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 Post subject: F1 Top 290: How I did it
PostPosted: Sat Feb 14, 2015 11:46 pm 
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Joined: Sun Dec 11, 2011 11:32 am
Posts: 2304
I know this is a divisive subject, but I enjoy looking at and making “best ever” lists. In the absence of a time machine and depending on the criteria for the list, they can be a helpful tool for grouping drivers from different eras in my opinion. Some are based, from the older generations, on the drivers they have been fortunate to see racing. Others by looking at results and applying their own formula or criteria. I was born in the late Eighties, so my list falls into the latter category.

My list is another of the “averages” lists that tries to account for the factor of the car. Of course, it can't be foolproof as it's impossible to be absolutely sure about the difference between car and driver. The list broadly brings out the differences in driver performances in the same team over a season, aggregated for each driver to give a picture of their average form over their career. This is a key reason why some drivers will appear differently on list compared to others that rank drivers only on their peak form. It's also why I have not named competing drivers or those who may return to F1 in the near future, as their ranking after they retire could be very different.

How I did it

I always thought that points should have extended beyond the top 6, so I was happy when the top 8 rule was brought in for 2003. I have tried to include every point scorer from F1 or drivers who would have fitted in had the top 8 rule been introduced a few years earlier. I haven't done this for the earliest eras because of smaller grid sizes. In what may be seen as a touch of personal bias, I omitted the 2005 USGP because of the exceptional circumstances and the distortion it would have on the “scoring” of the Minardi and Jordan drivers.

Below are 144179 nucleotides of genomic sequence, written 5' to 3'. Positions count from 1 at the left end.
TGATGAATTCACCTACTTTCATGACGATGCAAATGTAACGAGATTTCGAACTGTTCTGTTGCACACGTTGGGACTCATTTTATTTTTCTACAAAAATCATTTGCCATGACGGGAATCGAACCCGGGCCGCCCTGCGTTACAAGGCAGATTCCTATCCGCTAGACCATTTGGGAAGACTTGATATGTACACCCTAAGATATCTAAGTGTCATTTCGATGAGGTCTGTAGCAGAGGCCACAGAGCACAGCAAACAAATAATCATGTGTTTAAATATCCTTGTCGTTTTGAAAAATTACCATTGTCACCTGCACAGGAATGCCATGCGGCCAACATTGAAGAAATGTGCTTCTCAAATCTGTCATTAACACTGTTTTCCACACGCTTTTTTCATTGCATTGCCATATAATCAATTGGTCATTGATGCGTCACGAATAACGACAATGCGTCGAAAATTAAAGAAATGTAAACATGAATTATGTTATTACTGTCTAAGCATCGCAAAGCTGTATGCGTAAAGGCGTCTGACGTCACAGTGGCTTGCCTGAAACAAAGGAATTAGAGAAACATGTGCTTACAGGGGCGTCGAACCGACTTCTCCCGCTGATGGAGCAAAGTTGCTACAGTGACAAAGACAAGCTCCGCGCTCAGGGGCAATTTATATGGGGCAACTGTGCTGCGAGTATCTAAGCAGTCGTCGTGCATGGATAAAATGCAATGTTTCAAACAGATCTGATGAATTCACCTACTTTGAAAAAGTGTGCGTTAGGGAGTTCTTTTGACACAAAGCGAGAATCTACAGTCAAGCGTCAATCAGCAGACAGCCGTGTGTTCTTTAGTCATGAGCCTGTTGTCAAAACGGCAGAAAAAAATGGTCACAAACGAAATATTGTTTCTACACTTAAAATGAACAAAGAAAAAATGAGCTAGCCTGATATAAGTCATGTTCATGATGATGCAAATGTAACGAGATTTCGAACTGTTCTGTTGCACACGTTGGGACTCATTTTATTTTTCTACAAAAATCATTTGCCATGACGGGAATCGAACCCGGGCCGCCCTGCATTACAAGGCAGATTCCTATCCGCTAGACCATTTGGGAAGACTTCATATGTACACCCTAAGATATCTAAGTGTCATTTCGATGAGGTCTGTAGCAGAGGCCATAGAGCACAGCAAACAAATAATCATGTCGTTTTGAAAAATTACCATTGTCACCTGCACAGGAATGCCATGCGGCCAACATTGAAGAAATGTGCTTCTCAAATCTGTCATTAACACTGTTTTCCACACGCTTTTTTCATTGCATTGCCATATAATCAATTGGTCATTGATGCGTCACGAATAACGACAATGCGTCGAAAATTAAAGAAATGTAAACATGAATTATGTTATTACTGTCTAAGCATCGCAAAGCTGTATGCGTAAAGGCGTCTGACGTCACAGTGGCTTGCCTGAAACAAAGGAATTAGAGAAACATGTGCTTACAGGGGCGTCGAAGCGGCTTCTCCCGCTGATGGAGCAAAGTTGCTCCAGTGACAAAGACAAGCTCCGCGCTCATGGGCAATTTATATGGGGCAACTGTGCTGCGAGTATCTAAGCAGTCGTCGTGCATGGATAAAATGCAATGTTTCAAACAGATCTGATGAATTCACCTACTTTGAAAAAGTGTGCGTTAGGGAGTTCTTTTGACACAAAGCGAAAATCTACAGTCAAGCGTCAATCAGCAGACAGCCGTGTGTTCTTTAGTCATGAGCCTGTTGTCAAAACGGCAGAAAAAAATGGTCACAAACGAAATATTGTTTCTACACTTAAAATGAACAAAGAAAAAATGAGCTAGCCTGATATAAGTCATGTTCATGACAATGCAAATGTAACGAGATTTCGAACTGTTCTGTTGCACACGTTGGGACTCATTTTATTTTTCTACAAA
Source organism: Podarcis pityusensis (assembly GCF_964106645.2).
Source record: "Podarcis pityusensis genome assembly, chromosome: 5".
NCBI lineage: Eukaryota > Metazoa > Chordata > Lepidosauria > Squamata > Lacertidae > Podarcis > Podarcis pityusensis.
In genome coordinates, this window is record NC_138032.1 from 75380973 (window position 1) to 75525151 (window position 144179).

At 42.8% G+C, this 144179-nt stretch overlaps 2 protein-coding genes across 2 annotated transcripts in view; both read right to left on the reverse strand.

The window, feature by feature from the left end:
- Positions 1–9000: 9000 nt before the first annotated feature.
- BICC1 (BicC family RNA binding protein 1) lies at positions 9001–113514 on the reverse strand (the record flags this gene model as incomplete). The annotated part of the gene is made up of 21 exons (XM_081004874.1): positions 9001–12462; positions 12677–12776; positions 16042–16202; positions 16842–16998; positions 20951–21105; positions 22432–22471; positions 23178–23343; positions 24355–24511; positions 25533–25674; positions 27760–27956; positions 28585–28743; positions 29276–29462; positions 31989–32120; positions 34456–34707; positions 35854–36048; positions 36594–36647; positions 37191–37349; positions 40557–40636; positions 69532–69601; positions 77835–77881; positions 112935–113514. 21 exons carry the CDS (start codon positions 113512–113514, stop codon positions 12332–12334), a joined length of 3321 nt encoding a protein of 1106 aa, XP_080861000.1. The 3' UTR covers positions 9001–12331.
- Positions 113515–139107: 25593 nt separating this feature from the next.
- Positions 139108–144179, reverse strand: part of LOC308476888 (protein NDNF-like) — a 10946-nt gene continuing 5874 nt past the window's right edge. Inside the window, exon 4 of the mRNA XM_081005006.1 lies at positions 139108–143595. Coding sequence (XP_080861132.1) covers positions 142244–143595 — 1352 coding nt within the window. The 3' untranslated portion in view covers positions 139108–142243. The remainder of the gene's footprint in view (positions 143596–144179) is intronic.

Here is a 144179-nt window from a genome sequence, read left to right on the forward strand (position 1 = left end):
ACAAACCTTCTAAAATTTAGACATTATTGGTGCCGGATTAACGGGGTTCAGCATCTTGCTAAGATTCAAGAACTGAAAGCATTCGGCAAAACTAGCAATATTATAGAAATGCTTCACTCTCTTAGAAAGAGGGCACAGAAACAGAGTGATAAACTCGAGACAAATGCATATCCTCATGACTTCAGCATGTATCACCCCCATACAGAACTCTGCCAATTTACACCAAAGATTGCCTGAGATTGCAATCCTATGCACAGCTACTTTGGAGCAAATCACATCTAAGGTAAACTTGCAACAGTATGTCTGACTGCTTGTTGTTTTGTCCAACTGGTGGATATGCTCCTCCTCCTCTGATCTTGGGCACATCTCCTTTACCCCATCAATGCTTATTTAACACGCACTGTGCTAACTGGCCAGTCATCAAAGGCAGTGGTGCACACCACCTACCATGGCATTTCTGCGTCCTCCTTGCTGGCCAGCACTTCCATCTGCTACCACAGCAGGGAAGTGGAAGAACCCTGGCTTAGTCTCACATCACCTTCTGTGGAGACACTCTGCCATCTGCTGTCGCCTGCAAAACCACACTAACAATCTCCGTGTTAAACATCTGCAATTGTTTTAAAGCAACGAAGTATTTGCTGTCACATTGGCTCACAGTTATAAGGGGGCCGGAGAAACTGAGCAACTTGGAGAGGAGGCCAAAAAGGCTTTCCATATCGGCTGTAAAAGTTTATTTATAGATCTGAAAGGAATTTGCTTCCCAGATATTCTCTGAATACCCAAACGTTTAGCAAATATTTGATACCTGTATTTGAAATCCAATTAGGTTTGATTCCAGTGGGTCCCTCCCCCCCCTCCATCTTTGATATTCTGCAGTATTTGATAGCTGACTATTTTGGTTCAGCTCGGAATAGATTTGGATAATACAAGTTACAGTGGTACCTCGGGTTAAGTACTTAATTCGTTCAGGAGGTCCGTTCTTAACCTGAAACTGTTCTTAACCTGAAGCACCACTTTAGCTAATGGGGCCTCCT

I should draw attention to my omission of drivers who only appear on historic F1 points totals because of Indy 500 wins. I understand whether to count the Indy 500 divides fans. I've decided to omit because of its very limited time as an F1 event and that the grids often didn't reflect other F1 events. A single point from just one other F1 event however, is enough to make this list.

Drivers points are all counted evenly. From 1950-2014, the points are totalled according to 2003 rules. This may favour the drivers from earlier decades with the smaller grids and/or lesser reliability. In addition to the points, wins, poles, fastest laps and titles are all included.

If one divides wins, poles, fastest laps, by Grand Prix entered of course the same number comes up for each if it is 10 wins, 10 poles and 10 fastest laps, as if they were worth the same. I disagree, so after the averages are worked out, I weight them so that a win is worth 1.5 times as much as a pole, and a pole is worth twice as much as a fastest lap. Title average is worked out by the % races counted in a driver's career, applied to the number of full seasons, eg if 60% of a driver's races are counted, their title count is divided by 60% of the seasons competed. I added all of these averages to points/per race to get a total which I used to rank the drivers.

Counting the races